Speech problems: Gabriel Quigley as Fiona, Scotland's new foreign minister in Spoiling, Traverse Theatre. Photo: Jeremy Abrahams
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Edinburgh Fringe plays tackle Scottish independence in irreverent, tub-thumping form

Because the theatrical profession generally attracts more radicals than reactionaries, these performances tend to be rallies for the Yes campaign.

While the official Edinburgh International Festival has approached the question of independence tangentially through Jacobite history (see page 50), the Fringe has dramatised Scotland’s most urgent concern more directly, with over two-dozen shows that turn in some way on the referendum.

Because the theatrical profession generally attracts more radicals than reactionaries, these performances tend to be rallies for the Yes campaign. David Hayman’s one-man play The Pitiless Storm (Assembly Rooms), written by Chris Dolan, features a veteran Labour trade unionist agonising over defection to the SNP position. Although it ultimately comes down tub-thumpingly on one side, the show – which will tour Scottish towns until the eve of the vote – electrifyingly dramatises the fight going on within the minds of the undecided.

The cheekiest contribution to the debate is Spoiling by John McCann (Traverse Theatre), which assumes a Yes vote on 18 September and imagines the day of the handover of power. Scotland’s foreign minister-elect, Fiona (Gabriel Quigley), is working on the speech that she will deliver alongside her UK opposite number, when a Scottish government official, Mark (Richard Clements), arrives, asking to check over the text. McCann entertainingly creates a scenario in which English dirty tricks are being played even after secession but attributes to Westminster a degree of Machiavellian preparation for post-independence that seems too pessimistic – although the assumption that a Yes vote might somehow be scuppered by London is revealing of the current level of distrust between the countries.

Independence dramas are trying to hit a moving target, resulting in plays that are inherently transitional and disposable. For this reason, the best work at the Traverse this year is Salmond-free, including Mark Thomas’s Cuckooed, the deserved recipient of a Fringe First Award. No doubt for economic reasons, the solo show has become Edinburgh’s default form but Thomas merges the best elements of drama and stand-up to re-enact his shocking betrayal by a fellow campaigner against the arms trade. Emma Callander’s imaginative staging includes video interviews on sliding trays pulled from filing cabinets. This intelligent morality tale starts a tour in Oxford in October, reaching London in December.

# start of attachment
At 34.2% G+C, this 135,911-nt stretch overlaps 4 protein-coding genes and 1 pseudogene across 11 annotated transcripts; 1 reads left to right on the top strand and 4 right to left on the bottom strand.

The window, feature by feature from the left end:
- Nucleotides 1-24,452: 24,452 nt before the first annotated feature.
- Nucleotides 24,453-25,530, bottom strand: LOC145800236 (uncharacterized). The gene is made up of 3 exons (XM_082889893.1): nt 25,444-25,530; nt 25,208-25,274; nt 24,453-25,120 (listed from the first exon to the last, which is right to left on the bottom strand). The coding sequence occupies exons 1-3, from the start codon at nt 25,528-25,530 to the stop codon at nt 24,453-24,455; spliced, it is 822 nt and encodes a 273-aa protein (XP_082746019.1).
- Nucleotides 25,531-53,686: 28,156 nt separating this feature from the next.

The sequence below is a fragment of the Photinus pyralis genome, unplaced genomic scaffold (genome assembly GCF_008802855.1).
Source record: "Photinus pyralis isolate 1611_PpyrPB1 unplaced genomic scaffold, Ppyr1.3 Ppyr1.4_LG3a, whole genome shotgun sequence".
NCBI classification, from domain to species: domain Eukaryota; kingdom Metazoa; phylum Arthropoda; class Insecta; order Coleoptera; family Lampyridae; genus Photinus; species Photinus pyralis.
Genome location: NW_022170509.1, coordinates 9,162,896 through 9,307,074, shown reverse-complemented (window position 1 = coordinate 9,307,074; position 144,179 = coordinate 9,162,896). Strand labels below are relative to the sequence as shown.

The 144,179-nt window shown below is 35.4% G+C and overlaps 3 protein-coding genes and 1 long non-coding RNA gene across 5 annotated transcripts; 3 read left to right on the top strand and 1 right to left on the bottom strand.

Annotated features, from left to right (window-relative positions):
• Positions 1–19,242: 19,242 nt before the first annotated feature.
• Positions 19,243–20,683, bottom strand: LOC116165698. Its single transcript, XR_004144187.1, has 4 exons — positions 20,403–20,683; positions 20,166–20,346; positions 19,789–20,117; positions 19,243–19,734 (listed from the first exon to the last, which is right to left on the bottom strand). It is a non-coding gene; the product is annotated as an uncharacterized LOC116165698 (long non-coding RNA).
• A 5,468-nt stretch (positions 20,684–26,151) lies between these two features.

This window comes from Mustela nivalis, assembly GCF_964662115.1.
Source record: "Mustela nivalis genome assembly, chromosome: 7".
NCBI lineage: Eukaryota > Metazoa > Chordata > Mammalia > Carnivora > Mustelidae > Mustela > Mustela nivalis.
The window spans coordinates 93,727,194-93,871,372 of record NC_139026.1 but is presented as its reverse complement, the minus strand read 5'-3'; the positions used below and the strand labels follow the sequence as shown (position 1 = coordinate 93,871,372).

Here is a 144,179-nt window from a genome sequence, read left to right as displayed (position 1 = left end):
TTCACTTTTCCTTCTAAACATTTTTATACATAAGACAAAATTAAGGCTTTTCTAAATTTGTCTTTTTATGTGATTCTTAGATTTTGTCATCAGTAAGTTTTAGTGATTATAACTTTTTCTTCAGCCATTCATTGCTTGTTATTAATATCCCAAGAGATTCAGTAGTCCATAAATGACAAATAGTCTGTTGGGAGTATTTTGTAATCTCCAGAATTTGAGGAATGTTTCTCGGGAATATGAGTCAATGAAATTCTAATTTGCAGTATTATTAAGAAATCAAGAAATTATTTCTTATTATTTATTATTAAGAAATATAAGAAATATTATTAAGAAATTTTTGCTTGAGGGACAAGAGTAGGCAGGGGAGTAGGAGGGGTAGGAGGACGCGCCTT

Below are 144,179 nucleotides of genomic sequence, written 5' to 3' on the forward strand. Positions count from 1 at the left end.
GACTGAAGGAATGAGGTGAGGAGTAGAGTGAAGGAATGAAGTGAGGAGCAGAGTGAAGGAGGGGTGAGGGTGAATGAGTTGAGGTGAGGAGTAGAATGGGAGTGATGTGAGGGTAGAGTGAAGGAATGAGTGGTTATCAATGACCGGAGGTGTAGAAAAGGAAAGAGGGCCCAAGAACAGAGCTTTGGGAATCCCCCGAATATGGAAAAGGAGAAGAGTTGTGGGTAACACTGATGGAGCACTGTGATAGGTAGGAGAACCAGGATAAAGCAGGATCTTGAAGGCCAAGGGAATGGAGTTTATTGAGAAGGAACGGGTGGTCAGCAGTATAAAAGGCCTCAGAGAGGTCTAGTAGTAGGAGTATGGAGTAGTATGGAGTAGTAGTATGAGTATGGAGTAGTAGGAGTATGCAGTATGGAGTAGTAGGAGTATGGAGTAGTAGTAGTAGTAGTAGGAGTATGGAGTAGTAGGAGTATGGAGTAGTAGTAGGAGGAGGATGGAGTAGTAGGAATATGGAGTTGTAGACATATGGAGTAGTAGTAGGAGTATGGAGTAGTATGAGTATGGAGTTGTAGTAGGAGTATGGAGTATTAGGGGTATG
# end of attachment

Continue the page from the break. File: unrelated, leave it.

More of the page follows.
One of the few political plays looking south is Kingmaker (Pleasance Courtyard), which anticipates the resignation of David Cameron and a charismatic but shambolic London mayor’s bid to replace him as PM. One of the problems with Robert Khan’s and Tom Salinsky’s Whitehall farce is that the protagonist can’t be Boris Johnson for legal reasons – the plot involves behaviour that might shock even Bojo supporters – but any impact depends on the audience thinking constantly about Johnson.

The actor Alan Cox cleverly projects an essence of charming disaster-proneness without attempting a Boris impression but the play’s consideration of how a politician turns mistakes and scandals into proof of authenticity offers no insights that were not in Michael Cockerell’s devastating profile on BBC2 in 2013.